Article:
• German officials announced a €2 million fine against Facebook on Tuesday for violating the country’s law to combat hate speech online. “Digital platforms have a clear responsibility for the content that is posted on their sites,” Germany’s new Justice Minister Christine Lambrecht said. “What has to be clear is that Facebook’s so-called ‘community standards’ are not above German law.”

📝 WHAT WE’VE BEEN UP TO:

  • In an essay for The American ProspectSandeep Vaheesan argues that the Supreme Court’s decision in Tennessee Wine and Spirits Retailers Association v. Thomas marked a defeat for democratic governance of local economies. “Unelected federal judges now have expansive power to strike down state rules they dislike and let Amazon, Costco, Total Wine, and other powerful retailers overrun the market for beer, wine, and spirits,” Vaheesan wrote. Read the Open Markets Institute’s November amicus brief in the case here.
  • Sally Hubbard spoke yesterday with the Yahoo News podcast “The Long Game” about Facebook, Google, and Amazon. “The amount of data that Facebook and Google are collecting about the average person is absolutely insane, massive, widespread, ubiquitous, and I think honestly, a fraud on the American people that the people don’t understand that this is happening,” said Hubbard.
  • Barry Lynn explained to Yahoo! Finance that Facebook’s planned Libra cryptocurrency comes amidst heavy scrutiny from governments around the world. “This is a corporation that’s got fires all over the world with regulators,” Lynn said. “It’s only going to get worse.”
  • Barry Lynn told Fortune on Tuesday that by examining technology monopolists in upcoming hearings, House antitrust subcommittee chair David Cicilline, D-R.I., and his Republican colleagues’ are fighting “the most powerful corporations we’ve seen in the world for at least 100 years.”
  • Sarah Miller spoke with NPR about progressives’ perception of corporations like Facebook and Google, noting that progressives had thought of the giants “as doing a social good, as socially progressive, as being from areas represented by progressives.” Miller added,  “I don’t think that progressives really understood the core business models of these companies and how they are based on deep surveillance of their users, and then using that data … to target advertising in ways that we’ve seen are incredibly dangerous for democratic societies.”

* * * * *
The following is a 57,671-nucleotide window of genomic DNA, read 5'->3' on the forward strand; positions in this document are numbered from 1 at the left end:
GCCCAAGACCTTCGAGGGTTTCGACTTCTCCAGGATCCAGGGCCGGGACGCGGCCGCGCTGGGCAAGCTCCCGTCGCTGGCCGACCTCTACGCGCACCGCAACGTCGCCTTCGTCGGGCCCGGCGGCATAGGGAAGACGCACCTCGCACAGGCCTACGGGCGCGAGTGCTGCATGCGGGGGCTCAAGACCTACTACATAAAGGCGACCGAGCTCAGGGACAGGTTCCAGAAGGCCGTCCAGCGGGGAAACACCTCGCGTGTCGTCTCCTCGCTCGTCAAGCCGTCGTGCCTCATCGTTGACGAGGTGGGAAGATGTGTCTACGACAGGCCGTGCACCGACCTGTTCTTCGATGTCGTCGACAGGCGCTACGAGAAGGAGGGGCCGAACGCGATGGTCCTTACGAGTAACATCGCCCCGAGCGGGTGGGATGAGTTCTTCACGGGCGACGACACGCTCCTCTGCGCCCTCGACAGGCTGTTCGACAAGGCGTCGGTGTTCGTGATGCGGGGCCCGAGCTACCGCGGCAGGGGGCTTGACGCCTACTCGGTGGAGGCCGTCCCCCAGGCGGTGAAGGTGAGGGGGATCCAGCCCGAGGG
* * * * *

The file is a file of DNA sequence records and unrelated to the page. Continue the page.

• Sally Hubbard talked with Politico about Justice Department Antitrust Division head Makan Delrahim’s private practice work in helping Google acquire advertising firm DoubleClick in 2007. European and American enforcers approved the deal, though Hubbard said, “The DoubleClick merger is one of those deals you look back on and say, ‘That was a mistake.’”
  • Citing Sen. Josh Hawley’s sharp criticisms of platform monopolists like Facebook, Google, and Amazon, Matt Stoller called the Missouri Republican “definitely the most aggressive and assertive antimonopolist on the Republican side” in a Politico profile on the senator.
  • The Open Markets Institute joined a coalition of 32 public interest groups in sending a letter to legislators and federal regulators calling on them to impose a moratorium on Facebook’s introduction of its Libra currency. “All of us believe the risks posed by Facebook’s proposal are too great to allow the plan to proceed with so many unanswered questions,” the letter wrote.

 

📈 VITAL STAT:

>$10 million

Amount that billionaire Charles Koch’s various organizations have spent on “academics and think tanks, support for state and local legal battles, and political ad campaigns” over the last four years, according to CNBC. The effort includes running ads after Massachusetts Sen. Elizabeth Warren proposed breaking up Facebook, Google, and Amazon, warning policymakers against using antitrust law as a “political weapon.”

📚 WHAT WE’RE READING:

  • “Superpredators” (Washington Monthly, Shaoul Sussman):How Amazon may be illegally driving competitors out of business and what Congress and law enforcers can do about it.
  • “The Power of Google and Amazon Looms Over Tech IPOs”(Bloomberg, Gerrit De Vynck): How startups that don’t get bought out or crushed by Amazon or Google still are “beholden to the tech giants in other ways.”
  • “How the Adtech Market Incentivizes Profit-Driven Disinformation” (ProMarket, Joshua Braun): How the “real-time bidding” system of placing ads online drives disinformation, fraud, and ineffective ads, and what can be done about it.
  • “Warehouses” (HBO, Last Week Tonight with John Oliver): The unseen, back-breaking costs that go into Amazon’s lightning fast shipping.

 

Image courtesy of Andrei Stanescu via iStock and PYMNTS.com.

 

Written by: Phil Longman and Matt Buck
Edited by: Barry Lynn, Phil Longman, Katherine Dill, Stella Roque, Claire Kelloway, Garphil Julien, Krista Brown, Udit Thakur, Olivia Webb, Ram Sharma, and Matt Buck

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In America today, wealth and political power are more concentrated than at any point in our country’s history.

The Open Markets Institute, formerly the Open Markets program at New America, was founded to protect liberty and democracy from these extreme -- and growing -- concentrations of private power.